the presence of an elevated rigid cap xed to the piles is considered with

a multi-point-constraint connecting the pile heads to a master node. The

model consists of four analysis steps: (i) “initial geostatic step”, imposing

initial stresses from the unit weight and a coefcient of earth pressure at

rest K

0

=0.43; (ii) “static analysis step”, in which the pile mode is

activated, both in terms of self-weight and soil-pile contact interface;

(iii) “scour activation”, omitted in the validation analyses, simulating

the formation of the local scour around piles by deactivating the cor-

responding soil region (i.e. using the model change method) so that the

soil loss caused by scour and the stress redistribution within the

remaining soil are captured; (iv) “lateral loading step” imposing a hor-

izontal displacement along the symmetry plane to the master node,

while its rotational and the vertical degrees of freedom are free.

Piles in the group are labeled as either front (F), middle (M) or rear

(R) in the load direction while the terms central (C) and outer (O) are

used in the transverse direction.

3.4. Single pile and pile group lateral responses under no scouring

First, nite element predictions are compared with centrifuge mea-

surements for the single pile case in the absence of the scour hole. Fig. 2

(a) shows a good agreement between numerical and centrifuge

load–displacement curves of the pile head. Similarly, numerical

Fig. 2. Validation of the pile group FEM model against the centrifuge test

conducted by IIyas et al. (2004):

Table 2

The parameters studied in this paper.

Case Parametric study Parameter value

Case A

(β=25◦,S/D=

3)

Scour depth

(R=Sg/Deff)

0.7 1.4 2.1 2.5 2.8

Case B

(R=2.1,S/D=

3)

Scour hole angle

(β)

0◦13◦19◦22◦25◦

Case C

(β=25◦,R=2.1)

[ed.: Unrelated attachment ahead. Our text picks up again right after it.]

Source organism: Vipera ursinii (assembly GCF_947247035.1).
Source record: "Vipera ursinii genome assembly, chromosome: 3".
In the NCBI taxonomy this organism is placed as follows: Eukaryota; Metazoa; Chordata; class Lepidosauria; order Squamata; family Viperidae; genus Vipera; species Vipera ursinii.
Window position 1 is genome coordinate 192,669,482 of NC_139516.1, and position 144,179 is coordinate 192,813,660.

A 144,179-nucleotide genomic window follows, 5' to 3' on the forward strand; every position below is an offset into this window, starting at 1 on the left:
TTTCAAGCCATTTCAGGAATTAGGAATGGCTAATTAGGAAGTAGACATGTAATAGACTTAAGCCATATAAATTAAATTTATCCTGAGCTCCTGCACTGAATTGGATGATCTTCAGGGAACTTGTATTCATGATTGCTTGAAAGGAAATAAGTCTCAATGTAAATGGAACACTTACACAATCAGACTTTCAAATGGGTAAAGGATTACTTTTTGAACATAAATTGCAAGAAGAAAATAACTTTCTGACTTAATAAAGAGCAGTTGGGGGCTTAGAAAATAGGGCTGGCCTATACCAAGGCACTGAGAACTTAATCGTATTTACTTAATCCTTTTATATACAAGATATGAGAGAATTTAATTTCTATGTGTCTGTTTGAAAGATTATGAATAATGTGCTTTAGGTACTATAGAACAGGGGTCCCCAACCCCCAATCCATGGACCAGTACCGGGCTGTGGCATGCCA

Pile spacing

(S/D)

3 4 5 6 7

Fig. 3. (b). The reduction in the tangent stiffness of the group for different

scour depth.

Z. Wang et al.

Computers and Geotechnics 150 (2022) 104913

5

predictions compare well with experimental data of the 3x3 pile group

in Fig. 2 (b). These results prove the reliability of the developed FEM

model in describing the lateral behavior, when analyzing the

load–displacement curves at the head level, of both single and capped

piles embedded in undisturbed clay.

4. Pile group affected by scouring effects

4.1. Effective diameter of pile groups

When studying scouring effects, single pile analyses are frequently

adopted for which the local scour depth is normalized by the pile

Fig. 4. Vector elds and contours of soil displacement: (a) unscoured single pile; (b) unscoured pile group; (e) R=2.1 single pile; (f) R=2.1 pile group.

Z. Wang et al.

Computers and Geotechnics 150 (2022) 104913

6

diameter. However, Under the scouring action of pile foundation,

different from single pile, the scour depth of pile group depends on the

conguration of pile group and the skew angle of ow. Based on this,

Sheppard (2003) proposed a calculation method to describe the scour

depth of pile groups, that is, the ‘effective pile diameter (Deff )’ for pile

groups, which depends on the number of piles and their arrangement

and the angle between the water ow direction and pile group (Shep-

pard 2003). Which is the diameter of an equivalent single pile that

would result in a scour depth identical to the one of the pile group under

identical riverbed and ow conditions. It is worth noting thatDeff ≥D, in

other words the effective diameter of a pile group is larger than that of

the single pile diameter for identical ow conditions. According to the

ume test and eld survey of pile group scour, the maximum scour

depth of pile group is 2.63 D

eff

(Bayram and Larson 2000; Lança, Fael

2013). Thus, in this paper, the scour depth of a pile group normalized by

effective pile diameter (S

g

/Deff ). The geometrical method suggested by

Sheppard (Sheppard 2003) is used to estimate the effective pile

diameter.

4.2. Simplied scour hole models

The FEM model displayed in Fig. 1 (b) is used to investigate the ef-

fects of scour on laterally loaded single piles and 3x3 pile groups with a

rigid elevated cap, respectively. Thus, the baseline model validated for

piles embedded in undisturbed soil is adopted for all simulations

accounting for the scouring. Previous research simplied the shape of